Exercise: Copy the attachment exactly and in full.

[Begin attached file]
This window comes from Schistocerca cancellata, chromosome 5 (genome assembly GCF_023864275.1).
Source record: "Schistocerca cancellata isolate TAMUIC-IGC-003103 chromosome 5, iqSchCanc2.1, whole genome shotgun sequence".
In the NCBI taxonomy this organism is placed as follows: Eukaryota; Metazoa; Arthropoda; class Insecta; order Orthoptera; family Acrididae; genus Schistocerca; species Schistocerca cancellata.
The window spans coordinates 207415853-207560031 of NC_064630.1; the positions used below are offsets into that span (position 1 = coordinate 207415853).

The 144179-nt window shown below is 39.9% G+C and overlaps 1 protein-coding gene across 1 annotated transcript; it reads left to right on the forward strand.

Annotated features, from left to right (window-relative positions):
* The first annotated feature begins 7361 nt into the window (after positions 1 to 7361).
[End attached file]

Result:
This window comes from Schistocerca cancellata, chromosome 5 (genome assembly GCF_023864275.1).
Source record: "Schistocerca cancellata isolate TAMUIC-IGC-003103 chromosome 5, iqSchCanc2.1, whole genome shotgun sequence".
In the NCBI taxonomy this organism is placed as follows: Eukaryota; Metazoa; Arthropoda; class Insecta; order Orthoptera; family Acrididae; genus Schistocerca; species Schistocerca cancellata.
The window spans coordinates 207415853-207560031 of NC_064630.1; the positions used below are offsets into that span (position 1 = coordinate 207415853).

The 144179-nt window shown below is 39.9% G+C and overlaps 1 protein-coding gene across 1 annotated transcript; it reads left to right on the forward strand.

Annotated features, from left to right (window-relative positions):
* The first annotated feature begins 7361 nt into the window (after positions 1 to 7361).